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Saving For Retirement: How Much is "Enough"?


Capital Mind has focussed on a lot of topics. We have decoded scams, we have requested regulation, we have demystified budgets, we have investigated corporate announcements and talked stocks, options, bonds and much more.
But the commentary often has taken many readers into a “what the heck is he talking about?” zone. Perhaps we use too much jargon. Perhaps the level of financial literacy we expect is more than the regular joe will have. Perhaps it’s because no one ever bothered to make things simpler for everyone, and we are also guilty.
And if there’s one thing that’s obvious, it’s that people do not have the time or the inclination to understand finance, by and large. Money is, too often, and important part of living, but it’s not the only thing. If only someone could just tell us what to do, in a simple way, would it not be just great?
Now let’s take this: What Do I Do About My Retirement?
Also read: How much do you need to retire?
Let’s try and find the answer to this in as easy a way as possible. Let me give you one example.

The Scene

You’re 40 years old today. You make 2 lakh rupees a month. You have saved nothing. You have a housing loan, and after everything’s done with taxes, EMIs, school fees and other expenses you have like Rs. 20,000 left. And for the first time, you’ve decided to save some money. What to do now?
The typical answer is: Buy a mutual fund every month for Rs. 20,000. Someone will run this massive SIP calculator and tell you that oye, if you invest 20K per month for 20 years, you will get Rs. 2 crore rupees. Fantastic money for retirement no?
But you know what the real problem is? You have no idea if this much money is enough. Or how much is enough.
Let’s see.
You spend about 100,000 per month today. What if you fast forwarded your life and you moved up to age 60 today? If you were 60 today, you won’t have a home loan EMI (it’s paid off), you won’t have the kids school fees (they’re not kids anymore), and you might add some travel expenses, more entertainment spending, so you’ll only spend 70,000 a month.
But you are not 60 today. You will take 20 years to get there. In that much time, the 70,000 rupees of today will not buy you the same amount of things because of inflation.
The government wants to target 4% inflation a year. So let’s say they succeed. So today’s 70,000, means, in 20 years at 4% inflation, about 153,000 a month. [In Excel, put into a cell “=FV(4%, 20,0,-70000)” without the quotes]

Can your 2 crores let you survive?

Now, consider this – if inflation is truly at 4%, then the “risk free” rate of interest will be close to 4% also. Let’s say life is kind, and you can get a risk free 5% interest.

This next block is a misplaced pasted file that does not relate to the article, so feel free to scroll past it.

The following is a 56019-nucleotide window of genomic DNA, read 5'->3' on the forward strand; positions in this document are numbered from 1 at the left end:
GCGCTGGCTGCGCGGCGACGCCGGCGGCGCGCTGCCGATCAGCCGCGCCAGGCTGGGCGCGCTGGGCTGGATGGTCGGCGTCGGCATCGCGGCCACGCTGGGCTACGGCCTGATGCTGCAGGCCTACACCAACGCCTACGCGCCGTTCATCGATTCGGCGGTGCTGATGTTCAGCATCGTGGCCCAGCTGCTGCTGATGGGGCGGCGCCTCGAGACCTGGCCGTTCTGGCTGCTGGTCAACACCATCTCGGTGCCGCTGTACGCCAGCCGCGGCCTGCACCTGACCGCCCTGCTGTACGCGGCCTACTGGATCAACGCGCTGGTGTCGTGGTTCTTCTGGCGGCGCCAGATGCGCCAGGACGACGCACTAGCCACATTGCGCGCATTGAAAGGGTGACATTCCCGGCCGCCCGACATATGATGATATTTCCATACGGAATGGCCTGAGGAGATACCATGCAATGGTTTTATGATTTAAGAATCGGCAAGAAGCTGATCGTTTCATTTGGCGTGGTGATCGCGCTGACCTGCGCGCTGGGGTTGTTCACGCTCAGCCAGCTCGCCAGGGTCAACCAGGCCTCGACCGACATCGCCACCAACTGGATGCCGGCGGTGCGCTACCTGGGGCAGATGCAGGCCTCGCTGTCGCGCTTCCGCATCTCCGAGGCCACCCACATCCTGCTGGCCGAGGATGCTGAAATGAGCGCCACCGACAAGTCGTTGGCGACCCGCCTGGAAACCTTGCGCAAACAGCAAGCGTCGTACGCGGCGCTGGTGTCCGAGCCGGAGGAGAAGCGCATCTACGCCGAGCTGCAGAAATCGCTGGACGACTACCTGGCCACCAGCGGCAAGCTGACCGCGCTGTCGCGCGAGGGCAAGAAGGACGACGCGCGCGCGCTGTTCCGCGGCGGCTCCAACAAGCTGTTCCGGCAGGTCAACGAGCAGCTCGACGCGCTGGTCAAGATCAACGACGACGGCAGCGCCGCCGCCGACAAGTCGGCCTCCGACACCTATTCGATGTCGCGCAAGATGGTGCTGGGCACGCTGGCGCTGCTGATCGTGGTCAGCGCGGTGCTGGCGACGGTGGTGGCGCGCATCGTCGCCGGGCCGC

At 5%, your 2 crores in the first year gives you an income of Rs. 10 lakh. Assume you pay no tax on this.
But you’re spending Rs. 153K a month = Rs. 18.36 lakh per year. But you earned only 10 lakh! So what you will do is to eat from your principal. That means your 2 crore is now is now Rs. 1.91 cr.
You’re seeing the signs, this is not good news at all.
Year 1

In year two, Things Get Worse

You’re now 61 years old.
Because of inflation, the amount you spend per year inches up to Rs. 1.91 lakh. The 5% interest rate means you make 9.58 lakh in income. Again, you’re spending more than you’re earning. So your “corpus” = the principal money that you have falls further, to Rs. 1.82 crore.
Year 2
This keeps going until you hit the ripe age of 72. A few days after your birthday you die of a heart attack because you can’t believe you worked your ass off all these years and suddenly ran out of money.
Because you will. At Age 72, you will be left with Rs. 59,000 in your bank account, which will last you about 7 days and then you’re bankrupt.
Unless you’re in politics, your career options are very limited after you’re 70. So you better start doing that thinking now.

Hello? I don’t have MORE money to save today!

Who’s asking you to save more money? Don’t be judgemental. We’re going to change your perspective.
SIP formulas are stupid. Over the long term. First, let’s get something right.
Assume you believe you will live till you’re 90. What’s the amount you need to keep going, assuming you spend the same way as above? And let’s say at 90, you end up with zero?
The answer: Rs. 4.6 crores. Trust me.
To get 4.6 crores by investing Rs. 20K per month, you need a return of 18% a year! This is simply too much to expect. Or, at 12% the SIP calculator is saying you need about Rs. 47,000 per month. This is way too much, you don’t have the money.